Suiting up for Skating
When you’re suiting up to hit the rink for a game, of course it’s all equipment on - but what about when you visit an outdoor rink? Take the family to public skating or play some pond hockey? Do you dress in all your gear, just some or none at all?
While it might not seem logical at first to put all your gear on for a few, low-key laps around a rink with the family, think about the impact it might have on your next game. Think about the first time you try to play with a new pair of hockey pants, new shin guards, new gloves – anything. There is always an adjustment period while you get used to everything. While going without isn’t exactly the same as trying out something new, it can throw off what you’re used to. So, while taking a few strong strides around the rink without the bulk of hockey pants or shoulder pads might sound liberating, it might take you a bit longer to settle back into your gear for the next game, when those strides actually matter.
We heard from one coach that suggested that players that take their game even a little seriously should suit up 100% for even casual skates. Why? Because it’s like training, and if you train without your equipment you’ll never perform at your peak with it. Your equipment should be like a second skin, it should feel natural and comfortable and wearing it is generally the only way to keep that feeling in place. Not only that, but hockey gear is protective and no one wants to miss out on actual games because they were injured during a shinny game.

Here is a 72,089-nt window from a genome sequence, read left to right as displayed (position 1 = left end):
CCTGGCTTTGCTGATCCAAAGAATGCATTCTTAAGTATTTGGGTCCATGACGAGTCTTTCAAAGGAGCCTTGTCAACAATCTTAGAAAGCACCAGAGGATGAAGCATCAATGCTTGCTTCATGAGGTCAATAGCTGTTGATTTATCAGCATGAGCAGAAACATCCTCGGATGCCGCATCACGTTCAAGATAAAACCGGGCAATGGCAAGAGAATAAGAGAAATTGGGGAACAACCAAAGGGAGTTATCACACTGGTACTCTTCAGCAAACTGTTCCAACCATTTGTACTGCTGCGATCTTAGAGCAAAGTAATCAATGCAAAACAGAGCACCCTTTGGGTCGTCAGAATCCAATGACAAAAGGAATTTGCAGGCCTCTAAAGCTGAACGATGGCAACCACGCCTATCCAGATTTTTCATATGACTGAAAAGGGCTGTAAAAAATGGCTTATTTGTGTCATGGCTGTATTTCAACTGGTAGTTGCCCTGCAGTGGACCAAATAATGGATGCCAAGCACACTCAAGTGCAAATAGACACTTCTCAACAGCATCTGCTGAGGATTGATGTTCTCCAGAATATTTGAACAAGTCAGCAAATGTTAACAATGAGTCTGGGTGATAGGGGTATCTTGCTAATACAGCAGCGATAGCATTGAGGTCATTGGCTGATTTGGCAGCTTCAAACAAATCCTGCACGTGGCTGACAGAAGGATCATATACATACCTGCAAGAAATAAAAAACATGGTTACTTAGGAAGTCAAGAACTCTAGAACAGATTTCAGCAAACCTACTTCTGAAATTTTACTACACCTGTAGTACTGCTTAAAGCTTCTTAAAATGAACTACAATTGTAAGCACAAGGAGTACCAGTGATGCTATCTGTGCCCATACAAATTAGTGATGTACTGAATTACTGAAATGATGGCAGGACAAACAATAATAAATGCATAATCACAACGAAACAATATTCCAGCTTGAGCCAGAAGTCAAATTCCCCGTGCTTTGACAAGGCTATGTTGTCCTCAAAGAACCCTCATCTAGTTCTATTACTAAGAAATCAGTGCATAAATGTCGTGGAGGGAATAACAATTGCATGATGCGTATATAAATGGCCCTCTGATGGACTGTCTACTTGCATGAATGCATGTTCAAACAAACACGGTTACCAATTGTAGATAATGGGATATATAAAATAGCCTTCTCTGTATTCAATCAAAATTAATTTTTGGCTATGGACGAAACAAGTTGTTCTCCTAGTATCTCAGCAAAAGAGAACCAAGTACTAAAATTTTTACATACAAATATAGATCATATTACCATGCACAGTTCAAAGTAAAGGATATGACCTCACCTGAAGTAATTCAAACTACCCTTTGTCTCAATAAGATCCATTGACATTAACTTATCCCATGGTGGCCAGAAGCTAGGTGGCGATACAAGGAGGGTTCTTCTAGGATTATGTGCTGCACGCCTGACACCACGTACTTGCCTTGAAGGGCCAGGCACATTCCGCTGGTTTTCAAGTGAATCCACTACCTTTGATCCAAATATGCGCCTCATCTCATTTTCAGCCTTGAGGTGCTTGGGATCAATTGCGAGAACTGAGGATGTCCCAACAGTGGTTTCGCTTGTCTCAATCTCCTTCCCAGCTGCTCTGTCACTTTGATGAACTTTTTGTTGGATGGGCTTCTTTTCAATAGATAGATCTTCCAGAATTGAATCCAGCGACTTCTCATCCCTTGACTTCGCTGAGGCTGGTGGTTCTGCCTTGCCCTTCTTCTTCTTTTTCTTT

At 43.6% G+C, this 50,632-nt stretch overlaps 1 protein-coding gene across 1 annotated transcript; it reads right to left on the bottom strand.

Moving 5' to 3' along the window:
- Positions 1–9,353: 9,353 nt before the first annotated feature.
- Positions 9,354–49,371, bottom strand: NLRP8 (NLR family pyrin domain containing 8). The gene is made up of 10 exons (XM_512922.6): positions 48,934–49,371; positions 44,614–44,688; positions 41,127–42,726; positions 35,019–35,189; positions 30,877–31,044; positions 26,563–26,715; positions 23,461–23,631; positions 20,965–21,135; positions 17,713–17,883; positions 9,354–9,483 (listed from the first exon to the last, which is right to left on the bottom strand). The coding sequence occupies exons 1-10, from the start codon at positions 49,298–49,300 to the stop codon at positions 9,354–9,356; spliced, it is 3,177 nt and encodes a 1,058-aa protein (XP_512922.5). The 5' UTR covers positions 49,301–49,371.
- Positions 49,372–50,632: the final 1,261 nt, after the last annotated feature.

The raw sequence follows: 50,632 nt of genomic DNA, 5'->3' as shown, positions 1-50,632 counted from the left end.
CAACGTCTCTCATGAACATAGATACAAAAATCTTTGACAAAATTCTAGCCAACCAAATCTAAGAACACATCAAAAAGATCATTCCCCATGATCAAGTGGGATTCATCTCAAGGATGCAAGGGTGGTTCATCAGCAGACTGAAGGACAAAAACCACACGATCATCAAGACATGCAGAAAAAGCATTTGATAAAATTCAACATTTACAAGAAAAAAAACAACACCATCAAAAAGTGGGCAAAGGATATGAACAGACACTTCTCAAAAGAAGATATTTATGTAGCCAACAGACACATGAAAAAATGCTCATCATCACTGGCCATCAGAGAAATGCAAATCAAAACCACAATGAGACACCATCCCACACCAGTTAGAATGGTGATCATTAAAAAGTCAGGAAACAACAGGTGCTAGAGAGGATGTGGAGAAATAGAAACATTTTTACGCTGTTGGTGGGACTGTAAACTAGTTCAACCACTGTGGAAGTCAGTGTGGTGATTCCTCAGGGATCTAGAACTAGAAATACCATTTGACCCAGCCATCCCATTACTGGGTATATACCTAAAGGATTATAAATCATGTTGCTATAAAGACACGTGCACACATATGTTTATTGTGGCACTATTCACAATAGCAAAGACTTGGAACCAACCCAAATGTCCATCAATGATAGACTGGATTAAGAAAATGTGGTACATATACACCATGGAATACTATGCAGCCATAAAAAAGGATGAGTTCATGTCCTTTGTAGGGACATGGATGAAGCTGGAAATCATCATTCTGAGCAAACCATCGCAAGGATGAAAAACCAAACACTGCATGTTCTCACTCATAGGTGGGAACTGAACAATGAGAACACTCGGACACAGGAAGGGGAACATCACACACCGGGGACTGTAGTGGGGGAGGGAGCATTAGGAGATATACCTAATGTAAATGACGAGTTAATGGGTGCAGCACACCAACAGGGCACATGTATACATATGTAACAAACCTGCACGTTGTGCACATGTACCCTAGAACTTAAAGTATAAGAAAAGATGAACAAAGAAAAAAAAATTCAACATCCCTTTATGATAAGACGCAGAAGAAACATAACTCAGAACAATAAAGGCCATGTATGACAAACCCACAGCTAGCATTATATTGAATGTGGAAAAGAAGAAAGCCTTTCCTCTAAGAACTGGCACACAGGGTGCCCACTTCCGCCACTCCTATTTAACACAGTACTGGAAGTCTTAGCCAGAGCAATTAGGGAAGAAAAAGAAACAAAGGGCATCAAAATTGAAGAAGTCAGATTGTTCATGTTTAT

Another tip for looking at fun a little more like training is if you practice shots in your driveway, basement or ball hockey gym, consider setting up a small platform to shoot from. The platform or riser just needs to be tall enough to simulate the height of your skate blades, then keep the puck or ball on the ground when you take the shot so you don’t mess up your shots when you’re on the ice with skates. The balance of your stick, your shot windup and point of contact can all be thrown off by a few inches of height.
So how serious should you take this advice? It depends on how often you hit the ice outside of a game, or practice shots on dry land and how seriously you take your game. Tell us what you wear when you’re on the ice but not in a game and why on Twitter or Facebook, we’d love to hear your thoughts!